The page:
From the Catwalk to the Classroom: an Introduction to Modern Italian Fashion
Università Cattolica del Sacro Cuore
Area of Study
Apparel and Merchandising, Fashion, Fashion Merchandising, Italian Culture
Taught In English
Course Level Recommendations
ISA offers course level recommendations in an effort to facilitate the determination of course levels by credential evaluators.We advice each institution to have their own credentials evaluator make the final decision regrading course levels.
Recommended U.S. Semester Credits3
Recommended U.S. Quarter Units4
Hours & Credits
OverviewModern Italian fashion, as it is internationally known and celebrated, originates in the second half of the XX century and coincides with the global diffusion of prêt à porter. Though often attributed to 1970s designers Armani, Versace, and Missoni, the Italian prêt-à-porter industry developed by mid-century from a necessity for high-end mass marketing, and thrived on late-century global overconsumption. Italian fashion relies on an adherence to the markings of a rich cultural heritage, an instinctive progression toward the globalization of fashion via various modernist aesthetics, and an ability to reinvent image ideals through advertising and promotion.
In this course we shall try to understand what cultural, historical and social factors contributed to the development of Italian fashion; with Milan and Tuscany as saturated production centers, and art cities and natural scenery as inspirational landmarks in the evolution of the Italian aesthetic. In order to better understand the peculiarity of this style, we will engage in a comparative study of other western fashion styles, which in their turn represent different sets of cultural and social elements; in particular we?ll propose a comparison between Italy, France, Britain and America.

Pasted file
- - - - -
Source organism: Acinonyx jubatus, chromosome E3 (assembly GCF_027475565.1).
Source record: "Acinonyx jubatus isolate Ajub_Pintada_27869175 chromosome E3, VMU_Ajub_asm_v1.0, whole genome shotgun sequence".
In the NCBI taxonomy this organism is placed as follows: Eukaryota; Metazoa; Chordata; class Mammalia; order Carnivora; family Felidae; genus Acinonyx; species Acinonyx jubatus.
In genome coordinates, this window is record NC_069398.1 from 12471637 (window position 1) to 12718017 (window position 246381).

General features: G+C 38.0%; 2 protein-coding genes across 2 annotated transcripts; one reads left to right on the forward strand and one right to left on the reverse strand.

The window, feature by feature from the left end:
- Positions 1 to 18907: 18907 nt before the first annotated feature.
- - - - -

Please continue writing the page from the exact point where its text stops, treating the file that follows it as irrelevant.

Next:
The final part of the course will specifically focus on fashion in Milan: we will try to identify the main actors on the contemporary scene with special attention for the practice of cool hunting as an increasingly popular means to relate production of fashion to a plurality of consumption styles. In this part of the course, some sessions of urban observation will be carried out in order for students to engage in a real cool hunt in particular settings in the city of Milan.
Courses and course hours of instruction are subject to change.
Eligibility for courses may be subject to a placement exam and/or pre-requisites.
ECTS (European Credit Transfer and Accumulation System) credits are converted to semester credits/quarter units differently among U.S. universities. Students should confirm the conversion scale used at their home university when determining credit transfer.
Please note that some courses with locals have recommended prerequisite courses. It is the student's responsibility to consult any recommended prerequisites prior to enrolling in their course.